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The Virginia Apgar Papers

Letter from L. Joseph Butterfield to Virginia Apgar pdf (72,325 Bytes) transcript of pdf
Letter from L. Joseph Butterfield to Virginia Apgar
Butterfield and his residents at the University of Colorado Medical Center modified the order and wording of the Apgar score's five points, so that they spelled "APGAR." This epigram form proved a useful teaching device, and Butterfield passed it along to Apgar. By the late 1960s it had become the standard for Apgar score forms.
Number of Image Pages:
2 (72,325 Bytes)
1961-07-27 (July 27, 1961)
Butterfield, L. Joseph
University of Colorado Medical Center. Department of Pediatrics
Apgar, Virginia
Original Repository: Mount Holyoke College. Archives and Special Collections. Virginia Apgar Papers [MS 0504]
Reproduced with permission of Tate Butterfield Ulrich.
Medical Subject Headings (MeSH):
Apgar Score
Infant, Newborn
Exhibit Category:
Second Career: The National Foundation-March of Dimes, 1959-1974
Metadata Record Letter from Virginia Apgar to L. Joseph Butterfield (August 1, 1961) pdf (80,360 Bytes) transcript of pdf
Box Number: 12
Folder Number: 2
Unique Identifier:
Document Type:
Letters (correspondence)
Physical Condition:
Series: Apgar Score Material 1959-1973
Folder: Correspondence February-August 1961
27 July 1961
Dear Doctor Apgar:
Enclosed is an epigram of your scoring system which has been quite helpful in instructing medical students, interns and nursing personnel. This was suggested to me by one of our former residents and I send it on to you in the form that I have used in a teaching slide.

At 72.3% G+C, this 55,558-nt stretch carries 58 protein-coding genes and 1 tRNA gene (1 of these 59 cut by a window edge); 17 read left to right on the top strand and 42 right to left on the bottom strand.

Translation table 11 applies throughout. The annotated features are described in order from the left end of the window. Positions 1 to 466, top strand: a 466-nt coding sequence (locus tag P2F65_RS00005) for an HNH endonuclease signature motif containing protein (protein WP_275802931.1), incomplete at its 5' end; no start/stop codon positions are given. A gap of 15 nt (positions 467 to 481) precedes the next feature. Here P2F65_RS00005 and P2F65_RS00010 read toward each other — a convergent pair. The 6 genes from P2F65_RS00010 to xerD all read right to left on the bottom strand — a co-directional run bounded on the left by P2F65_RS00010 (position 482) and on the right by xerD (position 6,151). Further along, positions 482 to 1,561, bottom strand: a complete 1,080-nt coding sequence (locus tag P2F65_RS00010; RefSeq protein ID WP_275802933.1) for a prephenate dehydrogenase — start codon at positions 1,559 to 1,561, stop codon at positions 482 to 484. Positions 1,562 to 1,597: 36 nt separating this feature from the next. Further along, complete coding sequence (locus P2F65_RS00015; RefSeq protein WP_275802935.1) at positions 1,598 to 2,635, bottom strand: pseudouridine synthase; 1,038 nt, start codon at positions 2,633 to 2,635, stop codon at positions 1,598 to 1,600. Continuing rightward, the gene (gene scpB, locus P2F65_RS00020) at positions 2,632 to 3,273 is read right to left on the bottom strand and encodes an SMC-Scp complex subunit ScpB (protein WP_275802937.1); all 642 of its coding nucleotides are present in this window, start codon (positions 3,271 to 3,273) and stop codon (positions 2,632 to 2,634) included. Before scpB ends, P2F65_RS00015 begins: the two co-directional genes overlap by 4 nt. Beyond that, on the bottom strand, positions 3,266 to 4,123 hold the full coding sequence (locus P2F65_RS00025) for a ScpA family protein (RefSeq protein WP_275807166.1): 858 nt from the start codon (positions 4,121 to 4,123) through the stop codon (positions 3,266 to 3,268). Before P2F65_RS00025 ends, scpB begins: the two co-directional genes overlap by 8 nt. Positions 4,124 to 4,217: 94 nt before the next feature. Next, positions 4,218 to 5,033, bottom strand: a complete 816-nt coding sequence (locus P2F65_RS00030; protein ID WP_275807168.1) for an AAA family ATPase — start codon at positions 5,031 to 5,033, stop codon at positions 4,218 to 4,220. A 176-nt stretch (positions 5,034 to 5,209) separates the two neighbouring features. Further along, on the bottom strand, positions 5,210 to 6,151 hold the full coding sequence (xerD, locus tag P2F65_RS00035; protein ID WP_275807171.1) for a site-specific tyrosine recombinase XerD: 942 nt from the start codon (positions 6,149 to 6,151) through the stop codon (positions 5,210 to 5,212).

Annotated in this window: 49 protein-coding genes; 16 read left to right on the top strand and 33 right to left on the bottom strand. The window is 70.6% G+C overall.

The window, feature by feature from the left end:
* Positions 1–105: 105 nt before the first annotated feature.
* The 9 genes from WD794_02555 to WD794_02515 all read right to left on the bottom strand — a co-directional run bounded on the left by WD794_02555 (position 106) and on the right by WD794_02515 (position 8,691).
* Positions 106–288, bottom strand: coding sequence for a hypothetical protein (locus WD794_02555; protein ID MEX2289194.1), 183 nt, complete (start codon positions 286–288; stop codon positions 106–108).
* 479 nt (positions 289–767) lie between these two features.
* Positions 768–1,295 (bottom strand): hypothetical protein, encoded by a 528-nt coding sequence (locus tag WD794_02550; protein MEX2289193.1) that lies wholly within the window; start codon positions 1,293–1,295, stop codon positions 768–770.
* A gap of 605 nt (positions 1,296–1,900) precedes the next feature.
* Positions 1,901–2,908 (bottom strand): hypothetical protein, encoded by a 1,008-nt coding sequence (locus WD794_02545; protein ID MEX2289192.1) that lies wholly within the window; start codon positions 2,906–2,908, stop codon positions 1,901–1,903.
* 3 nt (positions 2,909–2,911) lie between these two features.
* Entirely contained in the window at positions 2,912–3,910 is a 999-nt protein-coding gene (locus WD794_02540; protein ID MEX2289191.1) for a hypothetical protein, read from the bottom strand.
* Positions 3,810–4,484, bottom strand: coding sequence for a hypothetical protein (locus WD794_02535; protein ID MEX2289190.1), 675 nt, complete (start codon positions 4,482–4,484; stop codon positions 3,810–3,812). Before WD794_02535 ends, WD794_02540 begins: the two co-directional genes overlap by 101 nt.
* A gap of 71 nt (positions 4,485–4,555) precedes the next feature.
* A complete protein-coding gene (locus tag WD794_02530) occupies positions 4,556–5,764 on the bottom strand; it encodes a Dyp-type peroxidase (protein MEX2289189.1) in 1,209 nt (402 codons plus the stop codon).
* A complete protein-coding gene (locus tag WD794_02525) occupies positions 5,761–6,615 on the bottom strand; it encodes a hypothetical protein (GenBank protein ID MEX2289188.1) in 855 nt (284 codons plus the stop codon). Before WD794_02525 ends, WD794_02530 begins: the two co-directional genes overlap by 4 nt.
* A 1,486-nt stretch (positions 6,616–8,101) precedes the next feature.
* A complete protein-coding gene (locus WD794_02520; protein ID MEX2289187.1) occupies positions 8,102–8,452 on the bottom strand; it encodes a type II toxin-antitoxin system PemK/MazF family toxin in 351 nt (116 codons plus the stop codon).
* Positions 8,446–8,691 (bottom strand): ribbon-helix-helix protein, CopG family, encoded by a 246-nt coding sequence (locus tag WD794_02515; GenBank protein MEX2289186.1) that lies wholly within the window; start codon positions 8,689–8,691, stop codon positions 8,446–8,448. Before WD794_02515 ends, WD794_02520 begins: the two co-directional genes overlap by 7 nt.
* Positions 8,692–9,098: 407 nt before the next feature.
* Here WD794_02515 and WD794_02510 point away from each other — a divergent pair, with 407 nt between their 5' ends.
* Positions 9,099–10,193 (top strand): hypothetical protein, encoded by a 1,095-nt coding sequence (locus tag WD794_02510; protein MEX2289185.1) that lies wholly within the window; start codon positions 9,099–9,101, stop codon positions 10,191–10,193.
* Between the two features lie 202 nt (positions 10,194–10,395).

We are presently writing up a clinical evaluation of the effect of early feeding of 20 per cent glucose to premature infants with the respiratory distress syndrome. There were 34 infants, weighing 1030 - 1700 grams, in the group; 20 of whom developed the respiratory distress syndrome. In this small series, we were unable to see a correlation of the Apgar score with either the respiratory distress syndrome or mortality. Although your reports of larger numbers of premature infants have shown a positive correlation, I wonder whether the smaller prematures also revealed that association--since in the 14 infants reported in Auld's recent paper (Am J Dis Child, 101:713, 1961), there was scattered mortality and in Phillips 1959 report in the Canad MAJ, 61 infants, less than 1750 grams, had as many deaths in the eight plus group (10 of 33) as in the seven minus group (9 of 28).
Although I would appreciate your comments on the latter points, I primarily wanted to send you this epigram (at Doctor Lubchenco's encouragement) and tell you that we have found the scoring system an effective means of evaluating the larger infants at birth.
L. Joseph Butterfield, M.D.
Senior Instructor
Department of Pediatrics
Infant Evaluation at Birth
A=Appearance; Blue; Body Pink, Ext. Blue; Pink
P=Pulse; Absent; Below 100; Over 100
G=Grimace; Absent; Grimace; Cough Sneeze
A=Activity; Limp; Flexion; Active
R=Respiration; Absent; Slow, Irregular; Good Crying
(with apology to Virginia Apgar, MD)
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